by Paul Simpson, Head of Global Transaction Solutions, Bank of America Merrill Lynch
As we enter 2014, I want to reflect on some of the trends that we have seen over the past year, and how these are likely to evolve in the year ahead. While treasury departments face a wide range of challenges and opportunities, there are some key issues that are common to companies in all industries and regions.
The evolving regulatory environment brings with it uncertainty and change, and there is understandably much dialogue around the approaching SEPA end date. We believe that corporations of all sizes, whether their activities are domestic or cross-border, have no time to lose in completing their migration plans. Companies should work with a trusted bank advisor that has the expertise and solutions to support migration. This is vital to minimising compliance risk and enabling treasurers to position their company to leverage the opportunities for standardisation, centralisation and harmonisation that SEPA presents. Additionally, banking partners can play a critical role in helping companies understand the new constraints proposed by Basel III and Dodd-Frank, and to construct solutions that comply with the new rules.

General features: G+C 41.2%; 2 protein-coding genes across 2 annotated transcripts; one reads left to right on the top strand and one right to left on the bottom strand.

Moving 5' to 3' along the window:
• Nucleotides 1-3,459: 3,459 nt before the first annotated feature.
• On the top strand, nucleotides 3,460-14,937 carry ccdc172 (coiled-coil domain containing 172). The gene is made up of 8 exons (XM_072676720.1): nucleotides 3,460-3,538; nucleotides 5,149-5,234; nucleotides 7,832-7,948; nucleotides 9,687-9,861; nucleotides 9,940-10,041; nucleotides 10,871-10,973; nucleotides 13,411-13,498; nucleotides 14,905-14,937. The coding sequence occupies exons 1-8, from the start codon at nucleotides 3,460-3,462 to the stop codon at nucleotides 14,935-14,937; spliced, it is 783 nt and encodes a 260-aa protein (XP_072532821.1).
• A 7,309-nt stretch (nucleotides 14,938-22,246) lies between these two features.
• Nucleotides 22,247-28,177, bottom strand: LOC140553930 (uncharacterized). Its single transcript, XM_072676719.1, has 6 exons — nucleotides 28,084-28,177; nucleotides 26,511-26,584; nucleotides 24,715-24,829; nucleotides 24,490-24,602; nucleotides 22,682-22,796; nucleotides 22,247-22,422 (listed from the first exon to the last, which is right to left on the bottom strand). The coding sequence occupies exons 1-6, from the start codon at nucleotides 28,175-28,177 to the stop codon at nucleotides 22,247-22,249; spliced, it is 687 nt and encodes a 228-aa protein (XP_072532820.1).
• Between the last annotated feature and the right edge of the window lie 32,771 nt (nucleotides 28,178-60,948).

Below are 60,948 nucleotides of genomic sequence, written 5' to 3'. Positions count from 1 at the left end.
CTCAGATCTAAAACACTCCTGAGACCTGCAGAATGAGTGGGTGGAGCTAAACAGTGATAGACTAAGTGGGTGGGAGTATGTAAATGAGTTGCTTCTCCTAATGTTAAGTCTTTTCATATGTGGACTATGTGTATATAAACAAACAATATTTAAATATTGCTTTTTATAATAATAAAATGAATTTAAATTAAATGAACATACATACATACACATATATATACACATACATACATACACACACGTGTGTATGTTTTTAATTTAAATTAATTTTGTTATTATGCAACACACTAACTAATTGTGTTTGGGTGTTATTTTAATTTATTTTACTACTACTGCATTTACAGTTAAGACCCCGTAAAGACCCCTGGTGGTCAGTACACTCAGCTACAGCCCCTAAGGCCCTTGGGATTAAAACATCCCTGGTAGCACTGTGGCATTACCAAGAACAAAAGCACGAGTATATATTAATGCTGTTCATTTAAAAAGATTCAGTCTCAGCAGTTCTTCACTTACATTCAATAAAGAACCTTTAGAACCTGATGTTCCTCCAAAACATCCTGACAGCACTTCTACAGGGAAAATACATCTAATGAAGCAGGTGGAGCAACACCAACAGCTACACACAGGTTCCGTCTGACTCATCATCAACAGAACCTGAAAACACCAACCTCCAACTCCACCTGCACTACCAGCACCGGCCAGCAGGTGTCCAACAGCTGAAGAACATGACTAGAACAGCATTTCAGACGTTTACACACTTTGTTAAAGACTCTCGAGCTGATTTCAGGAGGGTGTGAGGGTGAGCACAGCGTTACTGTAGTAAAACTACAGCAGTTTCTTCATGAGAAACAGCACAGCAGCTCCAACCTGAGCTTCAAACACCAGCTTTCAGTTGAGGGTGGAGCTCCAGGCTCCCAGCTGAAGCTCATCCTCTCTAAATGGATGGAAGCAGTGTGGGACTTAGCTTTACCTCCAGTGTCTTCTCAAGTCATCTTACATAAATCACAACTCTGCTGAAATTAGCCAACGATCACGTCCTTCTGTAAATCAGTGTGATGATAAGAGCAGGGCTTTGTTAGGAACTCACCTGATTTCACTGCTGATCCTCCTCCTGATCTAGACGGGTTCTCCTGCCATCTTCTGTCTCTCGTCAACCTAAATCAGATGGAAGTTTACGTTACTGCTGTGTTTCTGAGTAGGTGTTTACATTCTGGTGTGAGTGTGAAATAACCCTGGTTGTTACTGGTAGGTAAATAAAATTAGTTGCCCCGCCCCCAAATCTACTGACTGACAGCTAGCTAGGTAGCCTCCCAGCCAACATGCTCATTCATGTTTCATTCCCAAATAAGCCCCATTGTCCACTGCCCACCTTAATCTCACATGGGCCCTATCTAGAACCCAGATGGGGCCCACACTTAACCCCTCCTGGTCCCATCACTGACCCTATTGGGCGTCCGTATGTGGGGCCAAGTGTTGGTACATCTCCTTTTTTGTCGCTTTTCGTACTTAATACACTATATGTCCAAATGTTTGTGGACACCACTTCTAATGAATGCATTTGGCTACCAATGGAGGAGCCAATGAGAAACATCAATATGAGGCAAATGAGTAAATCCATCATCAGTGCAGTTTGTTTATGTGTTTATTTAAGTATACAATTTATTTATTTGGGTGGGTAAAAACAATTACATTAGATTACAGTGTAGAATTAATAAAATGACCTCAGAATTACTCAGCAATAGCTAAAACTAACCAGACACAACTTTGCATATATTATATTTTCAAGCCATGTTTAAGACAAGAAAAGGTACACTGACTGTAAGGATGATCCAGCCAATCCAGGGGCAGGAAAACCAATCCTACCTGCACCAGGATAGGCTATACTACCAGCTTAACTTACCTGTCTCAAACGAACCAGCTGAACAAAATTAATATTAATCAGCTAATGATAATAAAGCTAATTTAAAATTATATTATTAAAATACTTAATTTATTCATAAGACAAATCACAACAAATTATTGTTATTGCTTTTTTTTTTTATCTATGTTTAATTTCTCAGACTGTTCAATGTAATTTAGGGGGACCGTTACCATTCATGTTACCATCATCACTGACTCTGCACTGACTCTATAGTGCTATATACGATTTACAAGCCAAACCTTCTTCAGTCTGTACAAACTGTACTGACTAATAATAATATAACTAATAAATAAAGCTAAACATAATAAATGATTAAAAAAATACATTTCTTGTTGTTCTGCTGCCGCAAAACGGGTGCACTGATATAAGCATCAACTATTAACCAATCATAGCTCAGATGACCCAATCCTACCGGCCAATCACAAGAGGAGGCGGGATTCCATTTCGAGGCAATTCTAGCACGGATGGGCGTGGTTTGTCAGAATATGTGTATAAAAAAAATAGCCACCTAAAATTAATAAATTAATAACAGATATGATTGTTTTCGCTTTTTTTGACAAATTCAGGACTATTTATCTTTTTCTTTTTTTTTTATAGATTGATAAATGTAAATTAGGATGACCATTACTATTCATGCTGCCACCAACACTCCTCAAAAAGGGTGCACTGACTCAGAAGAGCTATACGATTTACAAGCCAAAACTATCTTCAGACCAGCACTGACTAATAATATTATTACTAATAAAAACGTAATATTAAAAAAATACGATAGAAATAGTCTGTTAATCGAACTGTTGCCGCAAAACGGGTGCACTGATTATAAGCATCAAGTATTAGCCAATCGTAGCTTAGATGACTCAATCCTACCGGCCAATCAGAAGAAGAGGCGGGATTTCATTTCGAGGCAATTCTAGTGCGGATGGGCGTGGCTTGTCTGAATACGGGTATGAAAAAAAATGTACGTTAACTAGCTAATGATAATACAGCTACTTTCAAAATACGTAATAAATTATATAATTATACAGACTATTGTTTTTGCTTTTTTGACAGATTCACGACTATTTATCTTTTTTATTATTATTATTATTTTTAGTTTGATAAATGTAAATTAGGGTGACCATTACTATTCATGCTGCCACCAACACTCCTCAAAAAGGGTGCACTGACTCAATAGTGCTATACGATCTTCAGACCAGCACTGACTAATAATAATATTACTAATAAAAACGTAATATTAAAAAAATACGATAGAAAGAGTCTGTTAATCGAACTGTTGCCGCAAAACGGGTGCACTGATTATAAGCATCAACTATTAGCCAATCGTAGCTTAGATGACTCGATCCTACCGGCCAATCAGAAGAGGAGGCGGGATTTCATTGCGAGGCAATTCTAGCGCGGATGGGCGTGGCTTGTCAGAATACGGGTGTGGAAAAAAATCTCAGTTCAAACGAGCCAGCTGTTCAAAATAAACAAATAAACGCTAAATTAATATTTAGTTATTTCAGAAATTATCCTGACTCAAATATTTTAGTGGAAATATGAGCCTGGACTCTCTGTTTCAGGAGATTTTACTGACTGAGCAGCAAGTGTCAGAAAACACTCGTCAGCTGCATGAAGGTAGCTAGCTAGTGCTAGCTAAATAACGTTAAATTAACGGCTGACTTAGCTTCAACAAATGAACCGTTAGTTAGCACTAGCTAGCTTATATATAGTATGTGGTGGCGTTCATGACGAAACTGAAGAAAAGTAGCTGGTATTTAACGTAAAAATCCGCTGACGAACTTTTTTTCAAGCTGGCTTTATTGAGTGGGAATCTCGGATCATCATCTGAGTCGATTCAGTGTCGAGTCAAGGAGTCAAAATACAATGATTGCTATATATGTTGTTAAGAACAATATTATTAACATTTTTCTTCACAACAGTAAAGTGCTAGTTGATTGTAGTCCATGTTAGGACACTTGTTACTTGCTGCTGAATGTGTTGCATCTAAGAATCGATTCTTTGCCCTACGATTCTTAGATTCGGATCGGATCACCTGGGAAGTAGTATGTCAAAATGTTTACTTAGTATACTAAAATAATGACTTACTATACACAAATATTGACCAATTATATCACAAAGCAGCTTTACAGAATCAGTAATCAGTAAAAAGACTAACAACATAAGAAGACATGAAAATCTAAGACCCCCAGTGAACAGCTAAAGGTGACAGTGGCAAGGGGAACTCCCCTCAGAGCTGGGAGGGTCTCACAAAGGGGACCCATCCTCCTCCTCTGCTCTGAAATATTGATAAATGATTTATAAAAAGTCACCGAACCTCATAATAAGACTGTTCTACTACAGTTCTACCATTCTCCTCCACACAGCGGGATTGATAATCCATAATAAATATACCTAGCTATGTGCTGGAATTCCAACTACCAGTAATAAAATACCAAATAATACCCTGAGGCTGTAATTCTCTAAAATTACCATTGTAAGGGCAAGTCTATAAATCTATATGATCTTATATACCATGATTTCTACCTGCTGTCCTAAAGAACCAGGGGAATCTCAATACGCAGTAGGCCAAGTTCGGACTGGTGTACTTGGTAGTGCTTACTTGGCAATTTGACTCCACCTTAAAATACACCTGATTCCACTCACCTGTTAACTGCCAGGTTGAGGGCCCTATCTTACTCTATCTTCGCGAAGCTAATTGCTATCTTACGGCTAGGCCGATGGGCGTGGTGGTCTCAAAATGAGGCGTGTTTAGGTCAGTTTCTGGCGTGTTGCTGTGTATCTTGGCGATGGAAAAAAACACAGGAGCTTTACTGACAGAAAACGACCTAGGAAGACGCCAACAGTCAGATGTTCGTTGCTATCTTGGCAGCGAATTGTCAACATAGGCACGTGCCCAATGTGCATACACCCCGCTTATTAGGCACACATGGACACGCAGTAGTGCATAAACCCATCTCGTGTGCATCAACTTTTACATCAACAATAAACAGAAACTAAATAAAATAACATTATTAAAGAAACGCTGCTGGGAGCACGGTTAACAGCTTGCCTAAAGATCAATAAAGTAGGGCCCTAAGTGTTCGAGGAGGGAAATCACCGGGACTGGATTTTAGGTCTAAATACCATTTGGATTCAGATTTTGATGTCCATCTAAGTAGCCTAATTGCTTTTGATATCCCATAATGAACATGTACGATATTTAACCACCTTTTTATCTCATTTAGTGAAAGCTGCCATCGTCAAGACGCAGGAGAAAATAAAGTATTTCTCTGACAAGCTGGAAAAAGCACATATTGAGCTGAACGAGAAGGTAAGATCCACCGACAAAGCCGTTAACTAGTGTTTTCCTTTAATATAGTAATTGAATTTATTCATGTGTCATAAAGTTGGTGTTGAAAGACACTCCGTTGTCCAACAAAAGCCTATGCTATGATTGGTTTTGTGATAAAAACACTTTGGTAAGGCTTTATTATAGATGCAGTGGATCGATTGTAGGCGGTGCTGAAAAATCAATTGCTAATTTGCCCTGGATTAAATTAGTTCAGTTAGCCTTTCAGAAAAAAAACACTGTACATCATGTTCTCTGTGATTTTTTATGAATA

While many large companies have already built up considerable experience in doing business internationally, there’s an increasing trend for small to medium-sized enterprises (SMEs) to seek growth in new markets. At Bank of America Merrill Lynch, we are seeing year-on-year revenue growth of 40% amongst our US middle market clients as they expand internationally. In Mexico alone, more than 160 of these US clients have tapped our cash management and trade solutions to support their business expansion. We expect this number – and globalisation generally - to accelerate in 2014. We are preparing to support this trend – and our clients’ growth ambitions - by investing in our services and our solutions that will help them reach their goals while minimising risk and ensuring they have visibility and control of cash. We are actively supporting flows between countries such as Japan and Brazil, including supporting Japanese FDI as well as companies expanding their customer base in the country. In contrast, smaller banks are stepping back from non-core markets and solutions in which they are unable to invest to the required level.